Answer to baseline assessment leaked online
Twelfth grade Measure of Student Learning Exam, sample answers and scoring rubric posted before exam was administered.
The New York City Department of Education administered a completely new set of baseline assessments for students this fall. The assessment will be used to track their growth and progress. These exams will also be used to assess teachers, with the results becoming part of their yearly evaluation. The first day of the two-day 12th grade Measure of Student Learning assessment was given at Curtis High School on October 22nd. After completing the first day of the exam some resourceful students searched online for the excerpt of text used on the assessment and to their surprise the actual assessment with the rubric and sample answers came up as the first link in the search engine. On most state exams, there is usually the honesty policy that states “I have neither given nor received unauthorized aid” that all students have to sign, yet the MoSL assessment had no such policy. “There will be no consequences for the students who found the assessment because they were just being resourceful,” said Dr. Curtis, Principal of Curtis High School.
S.O. President Sonia Reyes, who found the exam and sample essays notified her teacher. Reyes said, “I was very surprised when I found the sample essay. Mr. Cogan was surprised when I told him what I had found, so I believe I was one of the first to find it. ”
IB English teacher Mr. Cogan said, “Since the assessment and perfect essay was posted on an official learning website, students were probably aware of its existence and had prior knowledge before the test was administered in class. Many students brought this to my attention, so I was aware that this was not a fluke or a practical joke.”
Cogan continued, “It compromises test security and eliminates scientific validity in testing students. It gives students the potential to show zero growth. It is impossible to grow because there is no way to get a higher score on the next evaluation because they probably won’t have access to the post assessment exams prior to the administration of the exam. Instead of measuring growth, the teachers will probably be seen as not teaching the students. It is an egregious violation of the tests integrity. It must be invalidated, if its not, the city has no credibility, and the adverse scores the following year can cause lawsuits.”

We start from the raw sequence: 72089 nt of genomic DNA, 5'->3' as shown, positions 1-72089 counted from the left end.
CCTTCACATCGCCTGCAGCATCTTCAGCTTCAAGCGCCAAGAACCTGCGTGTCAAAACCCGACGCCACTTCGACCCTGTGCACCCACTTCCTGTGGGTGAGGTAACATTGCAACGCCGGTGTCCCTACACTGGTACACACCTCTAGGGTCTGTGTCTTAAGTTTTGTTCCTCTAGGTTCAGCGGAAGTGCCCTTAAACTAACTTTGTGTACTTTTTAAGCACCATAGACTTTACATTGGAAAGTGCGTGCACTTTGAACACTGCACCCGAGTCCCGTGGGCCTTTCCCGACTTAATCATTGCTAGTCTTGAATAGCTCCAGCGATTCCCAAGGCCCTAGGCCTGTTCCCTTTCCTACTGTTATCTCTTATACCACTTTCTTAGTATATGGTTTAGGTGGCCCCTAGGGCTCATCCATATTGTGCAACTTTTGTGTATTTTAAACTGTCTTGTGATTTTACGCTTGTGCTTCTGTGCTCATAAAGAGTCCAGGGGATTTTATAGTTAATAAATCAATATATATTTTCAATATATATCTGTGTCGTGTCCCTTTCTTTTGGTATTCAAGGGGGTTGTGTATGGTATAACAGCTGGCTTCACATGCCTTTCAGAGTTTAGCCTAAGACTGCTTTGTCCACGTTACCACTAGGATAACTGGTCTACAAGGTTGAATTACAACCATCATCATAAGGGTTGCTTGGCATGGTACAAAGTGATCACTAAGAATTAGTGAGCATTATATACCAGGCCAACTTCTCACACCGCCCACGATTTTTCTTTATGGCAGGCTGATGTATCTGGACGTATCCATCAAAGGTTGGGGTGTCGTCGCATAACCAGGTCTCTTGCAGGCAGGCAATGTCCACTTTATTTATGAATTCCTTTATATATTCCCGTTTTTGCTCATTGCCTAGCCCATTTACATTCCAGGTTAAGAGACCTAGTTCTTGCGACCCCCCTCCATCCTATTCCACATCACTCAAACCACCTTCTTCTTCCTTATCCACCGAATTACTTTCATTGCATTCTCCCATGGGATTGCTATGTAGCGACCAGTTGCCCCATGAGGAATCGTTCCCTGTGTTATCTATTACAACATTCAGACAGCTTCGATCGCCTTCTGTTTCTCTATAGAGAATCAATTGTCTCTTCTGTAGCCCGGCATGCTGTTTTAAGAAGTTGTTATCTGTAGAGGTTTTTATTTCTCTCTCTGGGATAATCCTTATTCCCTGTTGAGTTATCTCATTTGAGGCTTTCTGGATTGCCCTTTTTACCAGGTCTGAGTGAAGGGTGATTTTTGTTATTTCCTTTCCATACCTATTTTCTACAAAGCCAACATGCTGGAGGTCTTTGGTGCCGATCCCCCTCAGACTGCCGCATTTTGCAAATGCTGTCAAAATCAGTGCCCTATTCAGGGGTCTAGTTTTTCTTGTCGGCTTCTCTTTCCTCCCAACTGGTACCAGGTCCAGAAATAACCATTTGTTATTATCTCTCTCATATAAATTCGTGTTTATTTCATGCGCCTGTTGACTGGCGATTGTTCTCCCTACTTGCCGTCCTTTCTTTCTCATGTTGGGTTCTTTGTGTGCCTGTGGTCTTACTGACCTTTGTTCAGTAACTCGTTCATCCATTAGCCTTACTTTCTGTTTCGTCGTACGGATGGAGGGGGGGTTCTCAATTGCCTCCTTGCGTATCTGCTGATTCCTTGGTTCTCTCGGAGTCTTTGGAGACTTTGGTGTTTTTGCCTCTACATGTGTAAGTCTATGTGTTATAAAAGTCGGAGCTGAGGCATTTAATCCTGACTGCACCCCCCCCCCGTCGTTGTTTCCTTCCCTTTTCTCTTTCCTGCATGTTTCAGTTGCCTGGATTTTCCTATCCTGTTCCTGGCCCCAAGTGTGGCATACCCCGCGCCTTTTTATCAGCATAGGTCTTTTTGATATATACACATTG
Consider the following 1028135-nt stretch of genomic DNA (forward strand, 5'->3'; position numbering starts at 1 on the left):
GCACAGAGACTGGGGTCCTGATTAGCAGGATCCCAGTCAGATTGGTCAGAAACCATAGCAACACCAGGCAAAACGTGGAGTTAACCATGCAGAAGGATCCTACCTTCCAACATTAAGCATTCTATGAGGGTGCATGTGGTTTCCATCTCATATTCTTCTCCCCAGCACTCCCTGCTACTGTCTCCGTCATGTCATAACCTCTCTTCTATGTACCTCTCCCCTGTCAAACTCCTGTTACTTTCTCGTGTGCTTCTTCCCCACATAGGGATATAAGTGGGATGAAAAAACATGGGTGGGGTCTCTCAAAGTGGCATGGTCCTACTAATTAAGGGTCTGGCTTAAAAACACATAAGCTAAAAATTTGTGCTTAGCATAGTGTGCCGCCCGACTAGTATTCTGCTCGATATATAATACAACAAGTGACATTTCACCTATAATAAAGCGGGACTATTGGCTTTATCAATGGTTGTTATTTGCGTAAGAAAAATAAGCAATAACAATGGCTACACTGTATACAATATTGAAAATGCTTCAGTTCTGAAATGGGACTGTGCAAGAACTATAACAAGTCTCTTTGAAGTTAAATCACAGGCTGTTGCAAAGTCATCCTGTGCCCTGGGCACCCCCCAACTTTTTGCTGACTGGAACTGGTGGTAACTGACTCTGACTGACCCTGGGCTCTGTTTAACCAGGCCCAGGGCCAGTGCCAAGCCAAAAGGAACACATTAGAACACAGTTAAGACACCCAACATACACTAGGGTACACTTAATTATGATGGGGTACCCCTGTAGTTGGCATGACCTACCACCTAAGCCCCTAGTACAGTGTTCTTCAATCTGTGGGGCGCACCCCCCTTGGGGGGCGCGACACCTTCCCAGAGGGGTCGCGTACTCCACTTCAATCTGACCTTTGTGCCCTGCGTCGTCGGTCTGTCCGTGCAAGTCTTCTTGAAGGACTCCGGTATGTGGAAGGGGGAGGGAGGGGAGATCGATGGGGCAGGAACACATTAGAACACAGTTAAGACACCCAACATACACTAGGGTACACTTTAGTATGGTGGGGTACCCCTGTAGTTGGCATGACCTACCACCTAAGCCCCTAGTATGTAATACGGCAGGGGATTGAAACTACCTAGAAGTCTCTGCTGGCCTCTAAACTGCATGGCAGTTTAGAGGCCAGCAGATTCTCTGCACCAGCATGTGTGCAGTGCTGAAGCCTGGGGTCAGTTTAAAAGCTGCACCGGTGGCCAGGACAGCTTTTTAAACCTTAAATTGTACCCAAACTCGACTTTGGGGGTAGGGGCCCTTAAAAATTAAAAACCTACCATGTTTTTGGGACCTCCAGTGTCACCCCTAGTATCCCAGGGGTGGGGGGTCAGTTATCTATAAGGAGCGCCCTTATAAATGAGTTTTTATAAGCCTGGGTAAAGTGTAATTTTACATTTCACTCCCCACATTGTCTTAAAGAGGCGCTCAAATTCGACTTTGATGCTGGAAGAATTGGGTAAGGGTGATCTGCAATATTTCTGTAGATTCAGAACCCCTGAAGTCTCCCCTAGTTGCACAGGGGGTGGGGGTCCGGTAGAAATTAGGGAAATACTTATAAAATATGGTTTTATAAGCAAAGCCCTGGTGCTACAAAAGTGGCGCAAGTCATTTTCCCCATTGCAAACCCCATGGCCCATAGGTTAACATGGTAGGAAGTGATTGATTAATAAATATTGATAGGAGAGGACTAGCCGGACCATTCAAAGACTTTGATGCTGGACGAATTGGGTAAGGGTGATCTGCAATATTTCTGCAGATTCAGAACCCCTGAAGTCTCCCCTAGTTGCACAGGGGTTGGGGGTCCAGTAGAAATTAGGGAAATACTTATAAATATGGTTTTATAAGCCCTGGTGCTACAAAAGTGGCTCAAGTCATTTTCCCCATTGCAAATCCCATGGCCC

In regards to the validity of the ELA Baseline Assessments, both Principal Curtis, Assistant Principal Michael DeConzo agreed with Cogan. They unanimously stressed that the assessments must be invalidated, although, they each had their own arguments as to why. Dr. Curtis felt that it would affect student growth in a negative way. Mr. DeConzo felt that it would not have a positive effect in teacher evaluations. DeConzo said, “The possibility exists that if students accessed it and their growth is measured, and it doesn’t turn out well, then it will look like the teacher didn’t really do a good job. If students start off at such high levels in the beginning, what growth could they demonstrate? The best that they can do is write another perfect essay. If I were a teacher I would be concerned.”
According to DeConzo, “We’re waiting for a response from the DOE. How many other schools know about this? I’m sure that others have had access to it since it was released publicly.” Not receiving a response to the issue only further implements that the blame is constantly being put on someone else. No one is taking responsibility and speaking with us.”
Reyes explained why she was looking on search engines. “We had two large articles to read, and a five paragraph essay to do in two days and one of them was a Wednesday which is a shorter period. There was no way anyone had time to read the articles, so I googled them and came across the rubric and an assessment that had a perfect score. I was looking Tuesday night for just the excerpt; I had no idea what to do on the assessment essay. When I found the website I got to read the perfect assessment answer and it influenced my writing.”
Reyes typed “The Horrors of War” and located the website cnf101.com. The unsecure website belongs to The Bridges for Learning Network, posted the assessment along with the rubric and sample essays. MoSL (Measure of Student Learning) specialist, Kerry Powers name is listed on the web page that had the links for the exam and answers. In a Google search, it was shown that Kerry Powers was a teacher at Ballet Tech, a middle school in Manhattan. When first contacted on October 31st, Powers didn’t reply, but after a second request via email on November 12th, she replied on the same day that she had no idea when the assessments were posted and didn’t answer questions about the validity of the assessments. Powers suggested the newspaper contact Deputy Network Leader of CFN101 Joan Mosely to give some input. The Log has emailed Mosley two times with no response.
Using the Internet application, Wayback Machine, the Curtis Log was able to see the set up of the homepage of the CFN101 website as far back as September 14. On that day the homepage had a drop down tab for Measure of Student Learning. The week of November 18, the website has changed and no longer has the exams sample essays , rubric or teacher scoring guide posted. The drop down menu has also been modified and no longer features the category where the students discovered the original test.
The Log has also contacted Curtis’ Network Leader, Roberto Hernandez, on November 8th. On that same day, Hernandez responded to an interview request with “Can you send me the questions?” He never answered the sent questions. The Curtis Log has emailed Hernandez four times. The last attempt made to get his input was on November 14th.